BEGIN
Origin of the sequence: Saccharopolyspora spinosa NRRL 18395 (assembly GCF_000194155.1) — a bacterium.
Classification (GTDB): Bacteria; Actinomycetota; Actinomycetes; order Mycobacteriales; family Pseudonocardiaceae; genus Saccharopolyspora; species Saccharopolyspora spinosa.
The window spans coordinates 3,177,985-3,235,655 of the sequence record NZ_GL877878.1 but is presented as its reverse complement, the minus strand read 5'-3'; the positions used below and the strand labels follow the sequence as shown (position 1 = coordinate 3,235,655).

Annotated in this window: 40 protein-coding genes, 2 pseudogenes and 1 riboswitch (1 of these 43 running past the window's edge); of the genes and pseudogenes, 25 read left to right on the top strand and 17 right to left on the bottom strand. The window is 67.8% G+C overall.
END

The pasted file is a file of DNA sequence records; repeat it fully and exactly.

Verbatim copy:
Origin of the sequence: Saccharopolyspora spinosa NRRL 18395 (assembly GCF_000194155.1) — a bacterium.
Classification (GTDB): Bacteria; Actinomycetota; Actinomycetes; order Mycobacteriales; family Pseudonocardiaceae; genus Saccharopolyspora; species Saccharopolyspora spinosa.
The window spans coordinates 3,177,985-3,235,655 of the sequence record NZ_GL877878.1 but is presented as its reverse complement, the minus strand read 5'-3'; the positions used below and the strand labels follow the sequence as shown (position 1 = coordinate 3,235,655).

Annotated in this window: 40 protein-coding genes, 2 pseudogenes and 1 riboswitch (1 of these 43 running past the window's edge); of the genes and pseudogenes, 25 read left to right on the top strand and 17 right to left on the bottom strand. The window is 67.8% G+C overall.